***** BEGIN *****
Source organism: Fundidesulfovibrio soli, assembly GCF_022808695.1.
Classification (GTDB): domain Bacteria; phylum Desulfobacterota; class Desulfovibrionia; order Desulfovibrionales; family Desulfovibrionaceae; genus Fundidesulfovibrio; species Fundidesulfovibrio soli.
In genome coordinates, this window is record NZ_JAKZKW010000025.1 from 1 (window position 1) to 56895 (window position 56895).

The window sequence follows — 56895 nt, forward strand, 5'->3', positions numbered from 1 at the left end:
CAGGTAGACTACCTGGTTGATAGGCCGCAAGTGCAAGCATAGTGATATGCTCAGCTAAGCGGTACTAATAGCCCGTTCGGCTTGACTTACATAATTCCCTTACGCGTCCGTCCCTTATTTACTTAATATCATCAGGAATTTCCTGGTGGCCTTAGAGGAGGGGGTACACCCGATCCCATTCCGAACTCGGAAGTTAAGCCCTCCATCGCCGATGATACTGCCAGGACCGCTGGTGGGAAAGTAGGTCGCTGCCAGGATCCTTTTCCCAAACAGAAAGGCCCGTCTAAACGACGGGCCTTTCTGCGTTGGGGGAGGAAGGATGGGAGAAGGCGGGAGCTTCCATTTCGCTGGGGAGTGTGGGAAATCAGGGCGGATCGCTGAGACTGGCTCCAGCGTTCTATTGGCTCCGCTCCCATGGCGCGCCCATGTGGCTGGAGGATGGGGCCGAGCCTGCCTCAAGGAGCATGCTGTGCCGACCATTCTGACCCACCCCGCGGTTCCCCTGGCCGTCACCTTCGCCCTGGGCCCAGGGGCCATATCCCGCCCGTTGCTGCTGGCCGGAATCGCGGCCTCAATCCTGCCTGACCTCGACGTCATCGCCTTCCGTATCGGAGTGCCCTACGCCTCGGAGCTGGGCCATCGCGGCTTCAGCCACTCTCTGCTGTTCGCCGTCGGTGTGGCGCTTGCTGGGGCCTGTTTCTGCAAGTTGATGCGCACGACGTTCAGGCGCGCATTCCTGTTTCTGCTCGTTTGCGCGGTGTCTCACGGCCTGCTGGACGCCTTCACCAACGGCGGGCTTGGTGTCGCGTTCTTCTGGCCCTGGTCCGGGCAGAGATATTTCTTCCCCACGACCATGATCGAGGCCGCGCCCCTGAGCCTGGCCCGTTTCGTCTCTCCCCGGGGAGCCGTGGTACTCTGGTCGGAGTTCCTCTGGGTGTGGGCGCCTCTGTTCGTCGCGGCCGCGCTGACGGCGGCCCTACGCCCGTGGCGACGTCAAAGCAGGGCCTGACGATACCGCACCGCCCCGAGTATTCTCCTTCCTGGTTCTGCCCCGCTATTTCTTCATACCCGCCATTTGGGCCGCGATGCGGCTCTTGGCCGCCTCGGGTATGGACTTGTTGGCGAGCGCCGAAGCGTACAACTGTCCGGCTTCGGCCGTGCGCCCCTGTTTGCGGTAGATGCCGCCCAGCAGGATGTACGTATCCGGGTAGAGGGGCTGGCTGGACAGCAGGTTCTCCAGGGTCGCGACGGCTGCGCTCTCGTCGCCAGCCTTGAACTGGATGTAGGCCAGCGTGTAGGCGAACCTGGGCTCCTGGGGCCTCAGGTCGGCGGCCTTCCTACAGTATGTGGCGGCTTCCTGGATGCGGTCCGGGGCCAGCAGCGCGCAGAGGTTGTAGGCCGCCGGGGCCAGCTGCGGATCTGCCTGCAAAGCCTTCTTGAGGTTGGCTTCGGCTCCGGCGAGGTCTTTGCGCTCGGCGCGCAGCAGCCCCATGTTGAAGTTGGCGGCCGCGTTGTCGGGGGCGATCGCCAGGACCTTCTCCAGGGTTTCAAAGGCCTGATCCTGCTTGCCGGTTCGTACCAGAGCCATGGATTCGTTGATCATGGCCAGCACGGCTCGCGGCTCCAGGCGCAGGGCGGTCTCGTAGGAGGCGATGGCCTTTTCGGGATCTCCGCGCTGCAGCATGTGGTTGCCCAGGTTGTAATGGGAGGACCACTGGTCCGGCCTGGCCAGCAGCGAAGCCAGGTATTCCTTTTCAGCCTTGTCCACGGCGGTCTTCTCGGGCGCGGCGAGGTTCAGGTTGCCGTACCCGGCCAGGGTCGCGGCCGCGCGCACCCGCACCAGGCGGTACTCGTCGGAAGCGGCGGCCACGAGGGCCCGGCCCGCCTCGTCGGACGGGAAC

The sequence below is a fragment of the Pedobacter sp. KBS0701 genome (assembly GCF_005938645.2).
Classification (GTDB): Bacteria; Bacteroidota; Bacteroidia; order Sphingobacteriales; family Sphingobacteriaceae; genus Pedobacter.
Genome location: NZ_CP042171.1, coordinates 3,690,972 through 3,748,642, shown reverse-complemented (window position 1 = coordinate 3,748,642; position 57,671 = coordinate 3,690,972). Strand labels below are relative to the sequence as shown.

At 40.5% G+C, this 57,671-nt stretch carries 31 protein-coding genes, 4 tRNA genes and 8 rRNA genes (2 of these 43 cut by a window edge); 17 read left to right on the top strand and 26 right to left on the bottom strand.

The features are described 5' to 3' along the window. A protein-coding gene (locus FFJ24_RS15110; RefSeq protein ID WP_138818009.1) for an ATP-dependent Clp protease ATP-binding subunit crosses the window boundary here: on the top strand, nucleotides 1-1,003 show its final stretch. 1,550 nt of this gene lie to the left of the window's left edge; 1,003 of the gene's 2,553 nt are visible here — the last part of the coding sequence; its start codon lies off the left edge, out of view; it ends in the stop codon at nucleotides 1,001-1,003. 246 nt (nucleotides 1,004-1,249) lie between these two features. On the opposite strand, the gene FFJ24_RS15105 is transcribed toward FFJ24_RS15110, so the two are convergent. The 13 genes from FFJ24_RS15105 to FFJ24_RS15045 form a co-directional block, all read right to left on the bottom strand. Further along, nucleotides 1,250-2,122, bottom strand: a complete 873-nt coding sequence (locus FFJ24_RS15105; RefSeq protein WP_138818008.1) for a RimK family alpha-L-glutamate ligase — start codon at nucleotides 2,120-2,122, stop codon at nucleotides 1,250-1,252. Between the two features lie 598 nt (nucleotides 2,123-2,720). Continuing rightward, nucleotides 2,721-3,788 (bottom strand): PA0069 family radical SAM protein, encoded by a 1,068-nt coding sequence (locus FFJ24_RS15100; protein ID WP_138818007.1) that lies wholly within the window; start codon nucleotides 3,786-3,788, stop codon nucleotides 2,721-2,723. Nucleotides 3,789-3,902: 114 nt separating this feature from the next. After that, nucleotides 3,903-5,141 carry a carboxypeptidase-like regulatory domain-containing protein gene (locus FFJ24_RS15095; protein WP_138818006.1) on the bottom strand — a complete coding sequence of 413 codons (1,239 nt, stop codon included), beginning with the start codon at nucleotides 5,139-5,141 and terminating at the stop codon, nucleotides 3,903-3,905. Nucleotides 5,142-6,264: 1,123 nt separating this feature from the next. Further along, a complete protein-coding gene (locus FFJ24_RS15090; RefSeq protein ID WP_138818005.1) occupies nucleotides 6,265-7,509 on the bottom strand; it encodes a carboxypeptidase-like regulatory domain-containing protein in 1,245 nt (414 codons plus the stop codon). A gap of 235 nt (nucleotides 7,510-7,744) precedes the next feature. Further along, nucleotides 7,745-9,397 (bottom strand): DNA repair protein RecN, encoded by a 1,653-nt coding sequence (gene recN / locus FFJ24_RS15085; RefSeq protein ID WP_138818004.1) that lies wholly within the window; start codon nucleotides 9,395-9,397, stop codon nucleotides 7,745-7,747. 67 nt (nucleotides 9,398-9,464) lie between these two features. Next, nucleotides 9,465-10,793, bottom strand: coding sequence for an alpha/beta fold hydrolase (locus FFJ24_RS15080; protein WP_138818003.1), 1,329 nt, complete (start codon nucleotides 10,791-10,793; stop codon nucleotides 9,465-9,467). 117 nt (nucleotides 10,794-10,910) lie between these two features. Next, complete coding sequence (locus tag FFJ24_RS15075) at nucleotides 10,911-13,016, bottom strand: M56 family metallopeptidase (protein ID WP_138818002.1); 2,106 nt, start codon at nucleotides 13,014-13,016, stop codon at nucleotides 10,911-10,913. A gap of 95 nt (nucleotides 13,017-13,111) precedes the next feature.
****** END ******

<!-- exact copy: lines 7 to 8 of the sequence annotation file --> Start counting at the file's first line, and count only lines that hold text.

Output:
Classification (GTDB): Bacteria; Bacteroidota; Bacteroidia; order Sphingobacteriales; family Sphingobacteriaceae; genus Pedobacter.
Genome location: NZ_CP042171.1, coordinates 3,690,972 through 3,748,642, shown reverse-complemented (window position 1 = coordinate 3,748,642; position 57,671 = coordinate 3,690,972). Strand labels below are relative to the sequence as shown.